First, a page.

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Are We Having Fun Yet?
Anna Grossnickle Hines
Published in Penn&Ink, Newsletter of Eastern Pennsylvania SCBWI, Summer 1998
     Last month I went to Virginia for the Mid-Atlantic SCBWI Conference. It was a nice gathering, I felt good about my presentations, enjoyed the ones I got to sit in on, as well as the opportunity to spend time with old friends and make new ones. But as the conference came to a close I found myself feeling a bit melancholy. While the bulk of the presentations focused on craft, by far the most popular were those with the editors and agent, focusing on selling. Also, many of the conversations I found myself engaged in centered around the business side of things, marketing, reviews, promotion and so on. Not that I blame anyone for hanging onto every word the editors spoke, looking for clues to that elusive first (or fiftieth) sale. And I know very well that we all have to think about marketing and promotion, but gee! That’s not the fun part!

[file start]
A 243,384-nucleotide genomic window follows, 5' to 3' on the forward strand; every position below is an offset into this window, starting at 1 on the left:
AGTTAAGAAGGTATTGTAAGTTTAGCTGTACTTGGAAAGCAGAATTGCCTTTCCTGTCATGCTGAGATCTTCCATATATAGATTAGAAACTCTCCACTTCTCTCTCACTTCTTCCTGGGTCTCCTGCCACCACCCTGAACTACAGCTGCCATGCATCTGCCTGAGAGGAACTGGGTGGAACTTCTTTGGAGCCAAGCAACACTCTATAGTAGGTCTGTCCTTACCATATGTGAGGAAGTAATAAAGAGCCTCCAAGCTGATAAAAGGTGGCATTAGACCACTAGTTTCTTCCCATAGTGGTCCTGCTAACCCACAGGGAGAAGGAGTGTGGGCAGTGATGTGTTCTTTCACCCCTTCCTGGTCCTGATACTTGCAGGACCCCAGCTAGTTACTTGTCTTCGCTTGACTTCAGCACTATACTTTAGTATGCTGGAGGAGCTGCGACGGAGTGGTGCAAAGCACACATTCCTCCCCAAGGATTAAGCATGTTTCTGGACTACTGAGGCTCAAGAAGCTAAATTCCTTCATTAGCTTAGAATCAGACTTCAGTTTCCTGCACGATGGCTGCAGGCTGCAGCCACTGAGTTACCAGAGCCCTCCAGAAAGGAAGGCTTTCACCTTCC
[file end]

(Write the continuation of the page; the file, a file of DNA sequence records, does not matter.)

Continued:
Of all the things I heard over that week-end, the comment I remember best was one from Elizabeth Law. After attempting to give clues about what she is looking for as Senior Editor at Viking, she raised her hands in the air and said, “Every book we publish, we do because we like it; it strikes a chord with us.”

     We like it. That’s what it all comes down to in the end. The editor is going to have to read that story over a few dozen times. If she doesn’t like it, even love it, that’s not going to be fun. It’s going to be boring at best, agony at worst.

     I think for an editor to love a story, for it to strike that cord, connect with the heart of the editor, it has to come from the heart of the writer. First the author has to love it. Even if it is a tragic tale of woe, even if finding the perfect words was a frustrating agonizing, struggle, the author has to love it—fully embrace it, no holds barred. Susan Hirschman, editor and publisher of Greenwillow books, once said to an SCBWI audience, “I want the book only you can write.”

     That, to me, is where the fun is. Finding that story that is inside me, agonizing over every word, feeling the joy of getting it right, shaping it so it will strike that chord with the editor and make her love it enough to be willing to read it over the several dozen times it will take to make it into a book. And then hopefully to the young readers and listeners who will love it enough to want it read again and again, and to the parents, teachers and librarians who won’t mind reading it a few dozen.... or even a few hundred times.

     Yes, we do have to think about selling and promoting, but if we aren’t writing stories we love, if we aren’t having fun, well, we might as well be making seat cushions.

     Hold onto the fun!

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